"We travel not to escape our life, but to stop life from escaping us"
When you're thinking about a holiday destination lets all be honest, relaxing with a coffee at Stars and Bucks (the West Bank version of Starbucks) doesn't usually come up, but it should. So here are my 5 reasons to visit the West Bank and Palestine sooner rather than later.
1. Whatever you think you, you’re wrong
We all think we know what going on in the West Bank and have our preconceptions of what it’s like. I did, I’m not afraid to say that I was even a little apprehensive traveling there with my wife and young children. How wrong I was. Spending even a little time in the West Bank is enlighten, saddening, uplifting, and educational all at the same time. There are so many facets to this place it’s hard to process everything but I can guarantee you that you will still be thinking and talking about your visit there long after you’ve left.
2. Palestinian's can’t wait to meet you
Palestinian people literally can’t wait to meet you. A smile and a welcome from nearly everyone we pass. They are a warm and friendly people, happy to sit and tell their story. My girls played dolls with the daughter of our host and then ran out to play football in the street with some local kids while we ate an amazing lunch and chatted about life, the world and social media. When we had to leave all Lucy wanted to know was when they could come back and play.
3. You get a bang for you buck.
Because the tourist industry is still building up you’ll see a lot for your money. Especially if you can spend a few days with the same guide. From lunches with locals to hidden gems the money you pay to travel in Palestine will give you more experience than you can ever think of.
4. The guides are passionate
I’ve been on a lot of tours in a lot of countries and sometimes you can see they are just going through the motions, especially in place with a fully developed tourist industry. However Palestine is different, the tourist industry is still building. This means that the guides still talk with verdant enthusiasm about the place they live, the history, the culture and the life they live. They aren’t reeling off lines from a script they are educating tourists with a passion that I love when I’m seeing a new part of the world. (If you are looking for a guide contact Muhanned, he is a great local guide)
5. It’s disappearing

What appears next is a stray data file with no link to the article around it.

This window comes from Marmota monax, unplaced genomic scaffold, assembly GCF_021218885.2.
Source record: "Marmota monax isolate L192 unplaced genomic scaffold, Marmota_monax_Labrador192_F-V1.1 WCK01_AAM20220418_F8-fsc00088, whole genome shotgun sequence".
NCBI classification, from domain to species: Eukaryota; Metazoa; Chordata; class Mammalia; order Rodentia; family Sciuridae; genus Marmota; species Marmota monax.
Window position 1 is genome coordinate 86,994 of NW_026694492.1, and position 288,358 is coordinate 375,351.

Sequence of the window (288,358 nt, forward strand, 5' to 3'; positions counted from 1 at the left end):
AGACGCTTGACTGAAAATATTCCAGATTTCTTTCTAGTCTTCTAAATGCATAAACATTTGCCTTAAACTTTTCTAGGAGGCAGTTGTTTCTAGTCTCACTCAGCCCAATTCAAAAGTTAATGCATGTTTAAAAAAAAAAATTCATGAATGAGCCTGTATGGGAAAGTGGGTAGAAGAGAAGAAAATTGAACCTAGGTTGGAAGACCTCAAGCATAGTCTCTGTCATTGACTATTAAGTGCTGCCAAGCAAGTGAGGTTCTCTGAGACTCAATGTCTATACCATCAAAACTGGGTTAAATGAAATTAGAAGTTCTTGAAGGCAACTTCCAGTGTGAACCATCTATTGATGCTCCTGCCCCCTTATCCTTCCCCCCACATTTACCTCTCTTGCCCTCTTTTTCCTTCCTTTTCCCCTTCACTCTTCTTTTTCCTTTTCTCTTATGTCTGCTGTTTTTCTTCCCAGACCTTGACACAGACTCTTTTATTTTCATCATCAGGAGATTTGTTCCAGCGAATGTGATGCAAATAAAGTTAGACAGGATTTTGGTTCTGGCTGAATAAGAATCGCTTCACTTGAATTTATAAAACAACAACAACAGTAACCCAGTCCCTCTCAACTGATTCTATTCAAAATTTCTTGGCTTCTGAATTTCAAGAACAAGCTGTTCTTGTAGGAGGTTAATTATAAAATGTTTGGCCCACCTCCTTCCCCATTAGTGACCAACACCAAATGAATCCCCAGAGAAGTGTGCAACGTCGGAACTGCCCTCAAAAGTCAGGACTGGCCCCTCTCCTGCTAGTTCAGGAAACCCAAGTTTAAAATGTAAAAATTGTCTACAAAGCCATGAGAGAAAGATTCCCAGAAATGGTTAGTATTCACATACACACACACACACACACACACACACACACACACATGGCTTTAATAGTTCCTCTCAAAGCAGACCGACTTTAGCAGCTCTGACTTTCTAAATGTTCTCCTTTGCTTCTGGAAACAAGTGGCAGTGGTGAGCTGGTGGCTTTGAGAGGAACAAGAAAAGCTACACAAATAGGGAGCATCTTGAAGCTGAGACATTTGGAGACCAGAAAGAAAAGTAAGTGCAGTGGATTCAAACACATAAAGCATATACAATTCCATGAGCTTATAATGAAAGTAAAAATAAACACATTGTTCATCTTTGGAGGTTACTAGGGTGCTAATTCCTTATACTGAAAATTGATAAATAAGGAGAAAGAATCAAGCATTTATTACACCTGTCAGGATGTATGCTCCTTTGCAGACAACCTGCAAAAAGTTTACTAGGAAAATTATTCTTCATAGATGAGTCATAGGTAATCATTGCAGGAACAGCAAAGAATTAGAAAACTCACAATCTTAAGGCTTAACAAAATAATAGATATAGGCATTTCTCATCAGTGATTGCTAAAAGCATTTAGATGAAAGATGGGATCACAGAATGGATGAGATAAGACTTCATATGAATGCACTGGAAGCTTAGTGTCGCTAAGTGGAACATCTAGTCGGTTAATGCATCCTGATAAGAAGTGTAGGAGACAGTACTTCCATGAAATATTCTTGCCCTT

Although it shouldn’t be, the Palestinian area of the West Bank is shrinking. With the building of the separation wall and new Israel settlement being developed every year its making it harder and harder for people to justify staying. In reality if you are planning to visit Palestine in 5-10 years time you may have missed the boat (although I hope this isn’t so). We visited one area now called the ghost town in Hebron where a once thriving market street now has only three Palestinian families living there and nothing but closed store fronts. So the best thing to do. Book now and book with a local.
Tilley in one arm and Lucy on my shoulders. I step up to Indian immigration with papers in hand. The officer eyes our little rabble and looks at the paper work. He thumbs through the passports and visa, looking up from them at us from behind the desk comparing our pictures. Lastly, out of the crisp manila envelop, he pulls the letter that confirms Sheena (my wife) knows we are traveling. A few stamps later and we are off on our adventure, ready to start exploring.
So today I though I would write about a few things you can do to make traveling alone with your kids, through a international boarder crossing a little less stressful. Firstly, if you are traveling alone with your kids as mentioned above a notarized letter signed by you and their other parent is gold to an immigration officer. We pulled a template of a letter from the web and rewrote it to suit us. After that we took it to the local notary and after signing in front of him he stamped it and we were good to go. Now when I say this is gold to an immigration officer I mean it makes their life much easier. Having an official document, sign by both parents and notarized by a credible source means they can make a fairly quick and easy decision about weather you traveling legitimately with your kids or up to no good.
Next, there is nothing worse for you or the person behind the desk at the boarder than someone who arrives still digging out their documents and papers. Have your travel documents organized and out ready to show or at least together and easily accessible This will also mean that you can hand it all over quickly then concentrate on keeping the kids together are calm while the officer looks at everything.
Lastly, probably the biggest things that will easy the pain of going through immigration, prepare your kids. We start early, making sure they eat some snacks and use the bathroom. I'm also never above bribing my kids. It's surprising what the promise of a chocolate bar or ice cream can do to keep my kids subdued while passing through immigration. The more prep you can do the better. Keep your kids happy through the process is the key to passing through an international boarder happily and efficiently.